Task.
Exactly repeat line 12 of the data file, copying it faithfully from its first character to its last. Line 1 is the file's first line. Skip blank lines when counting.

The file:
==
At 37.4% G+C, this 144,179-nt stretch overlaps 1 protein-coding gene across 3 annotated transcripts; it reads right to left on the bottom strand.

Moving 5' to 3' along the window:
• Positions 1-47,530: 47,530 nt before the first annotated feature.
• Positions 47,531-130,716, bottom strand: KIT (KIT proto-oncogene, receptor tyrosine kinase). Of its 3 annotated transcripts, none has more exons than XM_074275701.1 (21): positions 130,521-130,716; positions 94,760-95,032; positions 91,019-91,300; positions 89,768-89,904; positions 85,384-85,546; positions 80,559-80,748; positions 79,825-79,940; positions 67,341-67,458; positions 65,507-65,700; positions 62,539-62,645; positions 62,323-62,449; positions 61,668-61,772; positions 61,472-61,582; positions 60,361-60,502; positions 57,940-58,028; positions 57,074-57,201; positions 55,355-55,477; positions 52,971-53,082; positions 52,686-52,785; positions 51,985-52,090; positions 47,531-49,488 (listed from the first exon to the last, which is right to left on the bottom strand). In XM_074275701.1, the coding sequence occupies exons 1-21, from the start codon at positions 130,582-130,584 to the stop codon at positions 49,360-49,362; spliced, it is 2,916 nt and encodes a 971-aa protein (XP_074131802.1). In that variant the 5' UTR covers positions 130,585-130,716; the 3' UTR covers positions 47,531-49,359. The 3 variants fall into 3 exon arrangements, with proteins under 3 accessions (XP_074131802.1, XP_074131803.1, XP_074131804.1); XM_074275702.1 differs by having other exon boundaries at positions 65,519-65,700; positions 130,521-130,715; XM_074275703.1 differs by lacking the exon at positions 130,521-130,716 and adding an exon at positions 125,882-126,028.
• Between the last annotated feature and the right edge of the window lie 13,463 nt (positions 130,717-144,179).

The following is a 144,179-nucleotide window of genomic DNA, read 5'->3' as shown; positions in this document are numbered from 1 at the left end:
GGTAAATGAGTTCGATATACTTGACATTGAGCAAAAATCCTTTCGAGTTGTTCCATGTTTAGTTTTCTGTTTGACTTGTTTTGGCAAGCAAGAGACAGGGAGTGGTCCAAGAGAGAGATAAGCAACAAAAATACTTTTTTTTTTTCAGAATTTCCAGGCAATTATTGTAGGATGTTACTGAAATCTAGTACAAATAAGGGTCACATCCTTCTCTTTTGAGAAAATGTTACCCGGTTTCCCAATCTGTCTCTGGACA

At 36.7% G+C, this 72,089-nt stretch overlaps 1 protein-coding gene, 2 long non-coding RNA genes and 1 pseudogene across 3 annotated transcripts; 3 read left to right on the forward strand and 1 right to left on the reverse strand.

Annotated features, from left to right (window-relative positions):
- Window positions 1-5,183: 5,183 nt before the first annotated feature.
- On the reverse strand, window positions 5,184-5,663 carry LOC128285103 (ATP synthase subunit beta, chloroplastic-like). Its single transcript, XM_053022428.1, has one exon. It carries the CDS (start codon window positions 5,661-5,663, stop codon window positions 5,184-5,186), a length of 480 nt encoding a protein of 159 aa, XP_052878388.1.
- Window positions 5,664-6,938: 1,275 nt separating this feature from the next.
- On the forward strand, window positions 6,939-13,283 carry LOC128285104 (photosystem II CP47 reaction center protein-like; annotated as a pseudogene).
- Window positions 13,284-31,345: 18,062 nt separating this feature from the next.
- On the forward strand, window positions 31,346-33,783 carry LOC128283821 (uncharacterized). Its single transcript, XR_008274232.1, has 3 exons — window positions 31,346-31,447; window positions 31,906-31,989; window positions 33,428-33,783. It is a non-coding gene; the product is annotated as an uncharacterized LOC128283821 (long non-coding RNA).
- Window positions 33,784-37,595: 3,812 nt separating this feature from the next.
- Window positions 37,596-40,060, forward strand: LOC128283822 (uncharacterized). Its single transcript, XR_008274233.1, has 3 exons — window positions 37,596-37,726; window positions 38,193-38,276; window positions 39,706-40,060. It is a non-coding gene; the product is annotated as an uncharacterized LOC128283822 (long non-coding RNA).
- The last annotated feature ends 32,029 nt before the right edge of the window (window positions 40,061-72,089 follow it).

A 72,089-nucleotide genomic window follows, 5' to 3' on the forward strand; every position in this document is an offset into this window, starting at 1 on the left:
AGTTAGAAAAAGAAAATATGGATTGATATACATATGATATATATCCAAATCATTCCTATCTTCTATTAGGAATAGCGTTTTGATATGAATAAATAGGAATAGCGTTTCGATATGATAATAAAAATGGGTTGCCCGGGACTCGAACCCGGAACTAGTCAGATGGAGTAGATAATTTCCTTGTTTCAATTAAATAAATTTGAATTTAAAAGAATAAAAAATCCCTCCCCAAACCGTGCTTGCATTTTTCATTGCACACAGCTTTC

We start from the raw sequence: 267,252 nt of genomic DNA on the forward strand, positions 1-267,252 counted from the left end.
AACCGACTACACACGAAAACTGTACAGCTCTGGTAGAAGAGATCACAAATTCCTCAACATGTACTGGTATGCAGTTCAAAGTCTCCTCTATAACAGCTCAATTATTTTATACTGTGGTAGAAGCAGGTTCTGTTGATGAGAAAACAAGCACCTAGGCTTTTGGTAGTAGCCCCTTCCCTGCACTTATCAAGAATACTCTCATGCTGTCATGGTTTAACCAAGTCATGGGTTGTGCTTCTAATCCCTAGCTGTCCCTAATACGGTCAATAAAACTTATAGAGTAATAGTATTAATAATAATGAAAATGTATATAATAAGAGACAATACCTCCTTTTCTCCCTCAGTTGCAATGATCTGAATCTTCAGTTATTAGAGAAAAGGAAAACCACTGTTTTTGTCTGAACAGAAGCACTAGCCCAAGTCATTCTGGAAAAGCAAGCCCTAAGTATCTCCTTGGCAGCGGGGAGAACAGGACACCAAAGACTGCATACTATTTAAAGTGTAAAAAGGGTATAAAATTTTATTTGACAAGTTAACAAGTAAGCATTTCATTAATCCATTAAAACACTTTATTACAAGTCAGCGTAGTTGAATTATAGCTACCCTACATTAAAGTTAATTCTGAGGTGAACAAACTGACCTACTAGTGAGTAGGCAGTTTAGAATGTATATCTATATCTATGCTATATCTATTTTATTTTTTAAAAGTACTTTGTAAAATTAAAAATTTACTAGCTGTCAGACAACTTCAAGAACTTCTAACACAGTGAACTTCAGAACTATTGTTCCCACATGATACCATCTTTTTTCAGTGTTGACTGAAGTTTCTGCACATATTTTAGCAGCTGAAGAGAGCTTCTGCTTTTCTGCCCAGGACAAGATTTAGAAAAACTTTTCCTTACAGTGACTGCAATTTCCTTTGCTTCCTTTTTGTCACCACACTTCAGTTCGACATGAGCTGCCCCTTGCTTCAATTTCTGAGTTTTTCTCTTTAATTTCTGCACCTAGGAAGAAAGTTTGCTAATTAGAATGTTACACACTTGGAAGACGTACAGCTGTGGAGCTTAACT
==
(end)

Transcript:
- Window positions 5,664-6,938: 1,275 nt separating this feature from the next.